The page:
With $45 billion under management, it is just shy of the $50 billion that wealth management leaders tend to see as a minimum scalable amount for banks, given the huge compliance costs now involved, and it would doubtless have had no shortage of willing buyers, with Singapore’s DBS and OCBC taking turns to pick off European private banking arms in the region in recent years.
Steinmueller dismisses the idea of a sale: “We are absolutely committed to it. It’s a growth business. Our aim is to have extraordinary growth, to move from about top 10 to top five."
Currently, DBS is thought to occupy fifth position, with $117.69 billion equivalent under management at the end of 2016, or more than double Deutsche’s figure.
Like many others, most recently JPMorgan, Deutsche is now only active in the ultra- and super-high net-worth sectors – in other words clients with at least $10 million in assets – and believes this ties in well with the broader business, again like Credit Suisse.
|Werner Steinmueller, Asia Pacific CEO|
for Deutsche Bank
This is, though, an area where Deutsche’s broader reputational problems have caused ripples in Asia.
Asked what impact problems at home have had in the region, Steinmueller says: “It affected us in the fourth quarter, no doubt, as people asked a lot of questions.” But he claims that’s over. “Nobody asks about our standing, our credibility, our liquidity position now. Since the key litigations, we have had a lot of positive announcements from the bank about what we want to do. Now we are back, and what is very important and what we are seeing is that we get strong inflows back as well.”
Asked if the bank had quit any businesses in Asia in 2016, Steinmueller says only the stake in the mainland bank Hua Xia, which was sold to PICC Property & Casualty. “That was a good investment, and it was the right time for us to exit,” he says. At the time of the interview, Deutsche still hadn’t got all the money out of China from the sale, though it has now done so.
Deutsche retains its China JV, Zhong De Securities, though it has not yet taken up the option to increase its stake from 33% to 49%, perhaps because this is not an ideal time for a bank that posted a $2 billion loss in the fourth quarter to invest more into a Chinese venture. “With our JV, we keep optionality,” Steinmueller says.
Arguably a stronger business is Deutsche’s asset management venture on the mainland, Harvest Fund Management, of which it owns 30%. “You have to constantly look at what’s possible and what’s not possible in China; when liberalization comes, you have to be there,” says Steinmueller.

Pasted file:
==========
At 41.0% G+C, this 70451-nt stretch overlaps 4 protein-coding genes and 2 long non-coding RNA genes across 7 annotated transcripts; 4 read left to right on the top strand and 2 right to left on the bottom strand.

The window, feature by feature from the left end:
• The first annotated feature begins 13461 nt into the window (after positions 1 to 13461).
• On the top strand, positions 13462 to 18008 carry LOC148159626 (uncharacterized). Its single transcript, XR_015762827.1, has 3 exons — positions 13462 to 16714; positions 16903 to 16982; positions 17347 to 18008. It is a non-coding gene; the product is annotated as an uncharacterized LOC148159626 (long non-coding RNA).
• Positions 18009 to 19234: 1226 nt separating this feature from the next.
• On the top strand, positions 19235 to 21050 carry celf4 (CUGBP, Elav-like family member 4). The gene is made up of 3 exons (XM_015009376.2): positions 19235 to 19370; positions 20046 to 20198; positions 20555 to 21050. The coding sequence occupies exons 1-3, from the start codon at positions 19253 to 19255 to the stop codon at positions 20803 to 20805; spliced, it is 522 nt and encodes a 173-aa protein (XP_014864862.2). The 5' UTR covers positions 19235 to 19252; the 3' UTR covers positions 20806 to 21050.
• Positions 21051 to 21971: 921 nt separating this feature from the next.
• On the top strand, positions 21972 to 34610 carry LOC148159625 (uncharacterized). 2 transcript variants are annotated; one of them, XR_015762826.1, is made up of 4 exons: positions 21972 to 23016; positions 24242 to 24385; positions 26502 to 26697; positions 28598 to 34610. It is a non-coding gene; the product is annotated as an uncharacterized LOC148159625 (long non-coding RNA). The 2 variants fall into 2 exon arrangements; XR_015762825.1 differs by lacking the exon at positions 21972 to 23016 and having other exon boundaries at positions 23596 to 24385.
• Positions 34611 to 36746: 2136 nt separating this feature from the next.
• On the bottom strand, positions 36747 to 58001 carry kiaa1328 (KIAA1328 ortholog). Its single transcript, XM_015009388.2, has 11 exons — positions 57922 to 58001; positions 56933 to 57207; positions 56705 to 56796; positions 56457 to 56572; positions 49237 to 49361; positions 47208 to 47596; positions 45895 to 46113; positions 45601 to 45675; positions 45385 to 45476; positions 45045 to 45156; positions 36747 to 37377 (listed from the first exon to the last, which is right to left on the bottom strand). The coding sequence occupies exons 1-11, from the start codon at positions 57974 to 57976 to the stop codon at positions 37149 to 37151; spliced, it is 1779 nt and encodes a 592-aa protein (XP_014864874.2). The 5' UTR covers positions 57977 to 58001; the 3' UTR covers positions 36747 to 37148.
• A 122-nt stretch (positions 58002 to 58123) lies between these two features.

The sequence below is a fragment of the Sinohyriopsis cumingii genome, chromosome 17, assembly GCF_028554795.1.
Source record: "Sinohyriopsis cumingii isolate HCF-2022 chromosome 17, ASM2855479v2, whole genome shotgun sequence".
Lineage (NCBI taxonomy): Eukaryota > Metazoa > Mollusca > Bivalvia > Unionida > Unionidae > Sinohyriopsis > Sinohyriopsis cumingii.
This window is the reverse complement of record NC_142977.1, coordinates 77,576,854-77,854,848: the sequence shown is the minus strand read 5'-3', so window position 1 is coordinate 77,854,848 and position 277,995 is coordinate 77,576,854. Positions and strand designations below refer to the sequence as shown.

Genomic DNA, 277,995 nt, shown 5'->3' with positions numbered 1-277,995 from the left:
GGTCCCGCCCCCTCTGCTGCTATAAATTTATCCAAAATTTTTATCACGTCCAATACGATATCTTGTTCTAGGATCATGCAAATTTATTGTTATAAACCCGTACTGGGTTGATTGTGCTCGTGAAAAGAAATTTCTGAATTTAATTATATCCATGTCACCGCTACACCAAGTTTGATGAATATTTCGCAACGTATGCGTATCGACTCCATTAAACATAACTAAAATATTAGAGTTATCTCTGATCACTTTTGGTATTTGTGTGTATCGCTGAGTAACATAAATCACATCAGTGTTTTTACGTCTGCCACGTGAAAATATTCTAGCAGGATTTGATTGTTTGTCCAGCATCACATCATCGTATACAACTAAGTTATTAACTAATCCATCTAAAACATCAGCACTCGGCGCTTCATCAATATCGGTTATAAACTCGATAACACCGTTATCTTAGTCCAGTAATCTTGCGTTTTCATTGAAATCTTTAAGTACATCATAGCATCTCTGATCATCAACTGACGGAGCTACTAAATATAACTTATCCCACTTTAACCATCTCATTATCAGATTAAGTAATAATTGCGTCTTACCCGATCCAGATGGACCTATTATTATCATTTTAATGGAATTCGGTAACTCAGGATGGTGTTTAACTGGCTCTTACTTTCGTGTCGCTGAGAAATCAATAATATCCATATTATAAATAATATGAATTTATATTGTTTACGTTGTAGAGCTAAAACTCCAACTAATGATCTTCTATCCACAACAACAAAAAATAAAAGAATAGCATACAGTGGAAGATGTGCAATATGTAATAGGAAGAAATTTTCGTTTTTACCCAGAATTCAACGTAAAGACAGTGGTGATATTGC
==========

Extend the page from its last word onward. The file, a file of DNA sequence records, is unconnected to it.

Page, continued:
Steinmueller is keen to get across the message that Deutsche has survived the storm and now, by doing things right, the bank will recover lost ground: “We are back in the game.”
Where’s the money?
Deutsche’s problems have a lag when it comes to remuneration. Even if the bank has turned the corner under Cryan, bankers are mostly not receiving bonuses, and it is inconceivable that this cannot but affect the bank’s standing in the hiring markets.
“I come across a lot of bankers at Deutsche in Asia who are resentful that problems caused by idiots in Europe mean they don’t get a bonus this year,” says one headhunter. “There is a feeling that they are being penalized for mistakes they personally didn’t make, and I have a lot of sympathy for that point of view.”
Werner Steinmueller, Asia Pacific CEO, has a quick and rather predictable response to this. “I will quote our CEO: if you are considering leaving Deutsche because you lost trust and confidence, you should have gone two years ago, because we are absolutely on the right track now.”
But what if you are considering leaving Deutsche because you lost the money you thought you were going to get?
“Every bank, when you look back over the last three or four years, has had periods of difficulty where it was not so great on the bonus front,” Steinmueller says. “It’s not that we have paid no bonus – we have paid retention to the key people. I checked the January attrition figures [of people leaving], and it’s below last year, when we had bonuses.”
The week before our meeting, Steinmueller was in Australia, where he told staff that bonuses would be back, and he now confirms this will be the case across Asia and indeed across the whole bank: “We sent to every employee a note signed by each board member that we are planning for 2017 a normal bonus round.”